Time to continue spring cleaning

I do believe I mentioned two weeks ago that my plan to clean out my winter storage of sports tidbits would be a two-week process.
I should have known better. In this business, rarely do things go according to plan.
But after a week away, I’m back to fire up the Hoover, swing the mop, and eradicate the dust bunnies.
Let the spring cleaning continue (that’s a hint, Old Man Winter—take a hike, already!)
• • •
Way back on Nov. 21, there was a momentous occasion that occurred in the NHL that received some attention at the time but, for my money, not enough.
That was the night Ted Nolan led his Buffalo Sabres against Craig Berube and the Philadelphia Flyers—marking the first time two head coaches of First Nations’ heritage led their teams in the same NHL game.
I found it especially significant for myself, considering only three months earlier and just a week into my return to the Times, I had the chance to interview Nolan for the second time in my journalism career while he provided instruction at his son Brandon’s hockey camp, which was the unofficial christening of the new Couchiching First Nation Arena.
Nolan had been railroaded out of Buffalo in 1997 despite winning coach-of-the-year honours the previous season.
Then when he finally made his way back to “The Show,” he was handed a N.Y. Islanders’ team that Scotty Bowman couldn’t have led to a playoff berth, never mind the Stanley Cup.
I could tell that day how much Nolan wanted another opportunity to exhibit his coaching prowess and I was pleased when Buffalo gave him the call after firing Ron Rolston.
But as great as that was, I imagine the extremely proud member of Garden River First Nation felt even more thrilled to make history with Berube that November night.
• • •
Since it still feels like hockey or curling weather, let’s reach back into the February file and congratulate skip Diane Bonot and her rink, which won the seventh-annual Back Alley Bar bonspiel in Emo.
Bonot and her crew of third Lucinda Meyers, second Trudy Badiuk, and lead Carrie Baker blanked Steve Gushulak’s foursome 5-0 in the final to win the eight-team event.
There is no truth to the rumour an outdoor bonspiel is being planned for next week in Rainy River District.
It just feels like a possibility considering it’s early May and there’s still snow in some ditches and on fields in the region.
• • •
Speaking of weather-impacted sports, the new-look board of directors for the Borderland Racing Association will be practising their anti-precipitation dance for the next few weeks.
The board already pushed back the start of the 2014 racing season by one week from May 17 to May 24, shying away from its normal Victoria Day weekend start.
May 17 now has been deemed an open practice night, beginning at 5:30 p.m., with the cost set at $30 per participating car.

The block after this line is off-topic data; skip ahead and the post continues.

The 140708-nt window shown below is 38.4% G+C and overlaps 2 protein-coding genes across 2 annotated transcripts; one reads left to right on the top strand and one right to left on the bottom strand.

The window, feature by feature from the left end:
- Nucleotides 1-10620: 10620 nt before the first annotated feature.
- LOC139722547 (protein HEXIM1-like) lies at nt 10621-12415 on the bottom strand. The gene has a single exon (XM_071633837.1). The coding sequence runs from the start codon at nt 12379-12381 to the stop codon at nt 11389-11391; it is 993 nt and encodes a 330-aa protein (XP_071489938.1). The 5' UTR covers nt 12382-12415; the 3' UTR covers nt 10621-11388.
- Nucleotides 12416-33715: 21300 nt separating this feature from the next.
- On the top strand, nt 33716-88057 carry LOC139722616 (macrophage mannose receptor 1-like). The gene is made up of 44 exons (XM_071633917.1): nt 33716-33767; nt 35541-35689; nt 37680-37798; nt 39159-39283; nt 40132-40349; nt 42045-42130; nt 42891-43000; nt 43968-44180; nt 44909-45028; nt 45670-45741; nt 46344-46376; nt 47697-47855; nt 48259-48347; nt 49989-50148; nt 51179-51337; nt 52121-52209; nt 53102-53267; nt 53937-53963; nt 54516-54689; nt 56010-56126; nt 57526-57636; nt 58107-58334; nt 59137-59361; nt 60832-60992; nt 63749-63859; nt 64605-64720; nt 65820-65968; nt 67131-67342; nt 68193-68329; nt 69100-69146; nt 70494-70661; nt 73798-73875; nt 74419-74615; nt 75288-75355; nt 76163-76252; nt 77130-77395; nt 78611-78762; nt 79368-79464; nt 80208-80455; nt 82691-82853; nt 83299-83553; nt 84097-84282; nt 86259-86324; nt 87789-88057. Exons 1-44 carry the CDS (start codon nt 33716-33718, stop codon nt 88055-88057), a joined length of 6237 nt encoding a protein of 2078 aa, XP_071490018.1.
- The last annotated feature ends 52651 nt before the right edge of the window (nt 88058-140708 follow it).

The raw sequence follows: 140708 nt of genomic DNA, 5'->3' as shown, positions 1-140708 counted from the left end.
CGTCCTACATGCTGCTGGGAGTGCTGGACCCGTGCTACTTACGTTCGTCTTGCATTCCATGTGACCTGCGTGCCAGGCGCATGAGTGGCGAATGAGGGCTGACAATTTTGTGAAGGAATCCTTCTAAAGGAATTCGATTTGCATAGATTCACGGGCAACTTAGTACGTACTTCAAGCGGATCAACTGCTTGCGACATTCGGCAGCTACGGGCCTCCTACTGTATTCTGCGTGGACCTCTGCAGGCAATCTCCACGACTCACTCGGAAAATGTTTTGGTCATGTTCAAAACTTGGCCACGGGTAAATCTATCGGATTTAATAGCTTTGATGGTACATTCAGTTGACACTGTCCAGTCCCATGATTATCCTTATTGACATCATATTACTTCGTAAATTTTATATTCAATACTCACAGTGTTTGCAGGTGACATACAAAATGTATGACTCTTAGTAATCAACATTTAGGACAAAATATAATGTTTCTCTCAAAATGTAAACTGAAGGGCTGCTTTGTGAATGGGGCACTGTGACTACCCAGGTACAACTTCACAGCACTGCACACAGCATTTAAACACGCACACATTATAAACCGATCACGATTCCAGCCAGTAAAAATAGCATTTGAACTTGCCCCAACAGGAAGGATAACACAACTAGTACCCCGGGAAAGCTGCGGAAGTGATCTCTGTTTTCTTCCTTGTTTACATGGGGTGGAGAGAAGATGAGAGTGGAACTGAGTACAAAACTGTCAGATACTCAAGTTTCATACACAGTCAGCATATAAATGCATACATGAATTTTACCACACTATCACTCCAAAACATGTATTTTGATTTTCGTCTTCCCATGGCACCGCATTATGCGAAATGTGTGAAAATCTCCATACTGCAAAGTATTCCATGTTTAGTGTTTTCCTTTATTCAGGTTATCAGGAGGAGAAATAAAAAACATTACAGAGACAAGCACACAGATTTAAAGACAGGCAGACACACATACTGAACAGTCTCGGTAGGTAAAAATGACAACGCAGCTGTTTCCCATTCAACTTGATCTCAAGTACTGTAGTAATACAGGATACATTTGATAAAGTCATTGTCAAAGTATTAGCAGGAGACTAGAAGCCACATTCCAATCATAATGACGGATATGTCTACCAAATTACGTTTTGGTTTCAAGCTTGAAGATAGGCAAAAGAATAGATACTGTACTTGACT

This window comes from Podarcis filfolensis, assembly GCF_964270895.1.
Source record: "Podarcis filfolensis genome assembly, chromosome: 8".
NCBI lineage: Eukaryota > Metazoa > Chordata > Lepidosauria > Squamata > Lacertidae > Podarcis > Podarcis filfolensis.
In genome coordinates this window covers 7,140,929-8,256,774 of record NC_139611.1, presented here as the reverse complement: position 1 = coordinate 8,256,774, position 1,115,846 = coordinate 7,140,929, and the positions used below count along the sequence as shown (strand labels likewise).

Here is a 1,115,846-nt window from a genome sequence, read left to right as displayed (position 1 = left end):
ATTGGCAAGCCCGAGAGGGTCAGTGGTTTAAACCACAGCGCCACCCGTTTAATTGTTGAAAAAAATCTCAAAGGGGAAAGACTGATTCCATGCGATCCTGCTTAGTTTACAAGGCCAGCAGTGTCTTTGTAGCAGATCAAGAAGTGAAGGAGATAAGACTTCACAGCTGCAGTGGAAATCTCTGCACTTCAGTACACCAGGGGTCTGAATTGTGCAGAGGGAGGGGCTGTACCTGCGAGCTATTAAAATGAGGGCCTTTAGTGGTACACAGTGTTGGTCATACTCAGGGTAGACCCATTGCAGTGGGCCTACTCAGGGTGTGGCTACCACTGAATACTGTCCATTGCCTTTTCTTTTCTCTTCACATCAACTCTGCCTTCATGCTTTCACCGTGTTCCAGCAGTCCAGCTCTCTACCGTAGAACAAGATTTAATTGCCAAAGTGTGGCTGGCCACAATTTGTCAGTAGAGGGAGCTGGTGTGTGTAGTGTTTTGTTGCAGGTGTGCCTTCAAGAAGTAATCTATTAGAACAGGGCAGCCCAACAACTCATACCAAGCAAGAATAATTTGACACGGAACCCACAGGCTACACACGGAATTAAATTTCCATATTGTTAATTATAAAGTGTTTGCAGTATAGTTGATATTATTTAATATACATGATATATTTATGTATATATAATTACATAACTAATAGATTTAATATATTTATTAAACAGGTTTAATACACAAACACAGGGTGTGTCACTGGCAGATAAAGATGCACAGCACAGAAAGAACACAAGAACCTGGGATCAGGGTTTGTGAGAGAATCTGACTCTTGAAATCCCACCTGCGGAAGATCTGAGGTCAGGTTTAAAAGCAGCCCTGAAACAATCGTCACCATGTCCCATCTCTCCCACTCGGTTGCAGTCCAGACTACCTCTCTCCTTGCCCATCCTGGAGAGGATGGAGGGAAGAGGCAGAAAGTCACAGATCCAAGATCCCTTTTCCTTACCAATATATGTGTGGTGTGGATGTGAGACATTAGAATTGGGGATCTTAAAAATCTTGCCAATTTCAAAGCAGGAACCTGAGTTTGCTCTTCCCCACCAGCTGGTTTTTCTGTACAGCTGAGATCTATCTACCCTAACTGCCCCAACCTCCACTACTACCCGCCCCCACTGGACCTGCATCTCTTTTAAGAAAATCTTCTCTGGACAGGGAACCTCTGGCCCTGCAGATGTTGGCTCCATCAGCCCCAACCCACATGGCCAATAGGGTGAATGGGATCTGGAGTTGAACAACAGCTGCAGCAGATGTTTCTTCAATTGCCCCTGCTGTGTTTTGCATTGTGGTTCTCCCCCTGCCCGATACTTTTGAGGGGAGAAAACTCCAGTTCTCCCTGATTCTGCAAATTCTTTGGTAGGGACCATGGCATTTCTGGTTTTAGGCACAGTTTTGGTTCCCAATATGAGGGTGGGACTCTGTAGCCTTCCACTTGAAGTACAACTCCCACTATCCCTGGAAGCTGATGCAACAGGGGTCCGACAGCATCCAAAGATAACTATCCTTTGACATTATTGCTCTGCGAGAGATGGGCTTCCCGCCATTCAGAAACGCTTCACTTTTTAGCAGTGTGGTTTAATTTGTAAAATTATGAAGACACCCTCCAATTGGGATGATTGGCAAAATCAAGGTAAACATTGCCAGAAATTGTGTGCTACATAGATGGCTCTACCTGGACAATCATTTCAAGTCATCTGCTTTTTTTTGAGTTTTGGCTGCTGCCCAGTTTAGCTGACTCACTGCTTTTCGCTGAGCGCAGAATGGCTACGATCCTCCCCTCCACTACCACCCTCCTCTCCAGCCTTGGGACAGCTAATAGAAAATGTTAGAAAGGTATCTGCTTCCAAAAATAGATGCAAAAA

Grandstand admission will be free for the public.
This year’s board, which was elected on Jan. 24, sees Ken Perry assuming the role of president from Denny Trimble, who remains on as a director.
Dirk Crans will sit in the vice-president’s chair while the other directors include Ron Westover, Albert Leek, Lindsay Bourne, Alyssa Strachan, Steve Nordin, Chuck Lambert, and Zack Manty.
At this point, if I show up for opening night and there’s horse-drawn sleighs lined up in the starting grid rather than stock cars, I will not be the least bit surprised.
• • •
If you like your racing on two wheels rather than four, then Emo also will be your destination of choice May 24.
That’s when the Superior Dirt Riders motorcross racing season kicks into overdrive at the Emo track.
A number of district riders had strong seasons on the circuit last year and look to repeat their success of 2013 once again.
The season consists of nine races, with a second stop in Emo happening Aug. 9.
I’m looking forward to seeing the aerial circus these riders can put on. But perhaps I’ll leave my 1980s model Schwinn 10-speed in the garage.
A person can only stand so much ridicule.
• • •
Count me in as curious as to what will happen with the Rodrick and Telford Bruyere Ball Field on Couchiching First Nation down the road with newly-elected chief Sara Mainville now in charge.
While nothing was confirmed officially by the late former chief Chuck McPherson, the core sample testing being done on the field after the Rainy River District Women’s Fastball League season ended, and the allegations made by various band members, seemed to hint at the possibility the diamond would be uprooted and moved to another location in favour of a new structure (rumoured to be a new school).
That move would have severely compromised the chances of the Couchiching Raiders and Lady Raiders of having a home field ready in time for the upcoming fastball season.
No further moves in such a direction have been made since band council election in March, which would seem to indicate Chief Mainville may be in favour of leaving the diamond—which was moved already once before from its original site 20 years ago—just where it is.
Here’s hoping this ballpark brouhaha has been put to bed, and the focus can be put back on home runs and all-star defence.
• • •
In case you were wondering why my NFL and NHL season predictions were not followed up with my prognostications for the Major League Baseball season, my reason is simple.
As much of a disaster as my football and hockey picks were, I didn’t figure I needed to accentuate my incompetence in telling the future in sports any further.
Let’s just say I had hopes the Toronto Blue Jays would turn it around this season.
It’s only May but something tells me I had better enjoy my memory of Joltin’ Joe Carter’s World Series-ending three-run homer against Philadelphia in Game 6 back in 1993 for at least one more year.

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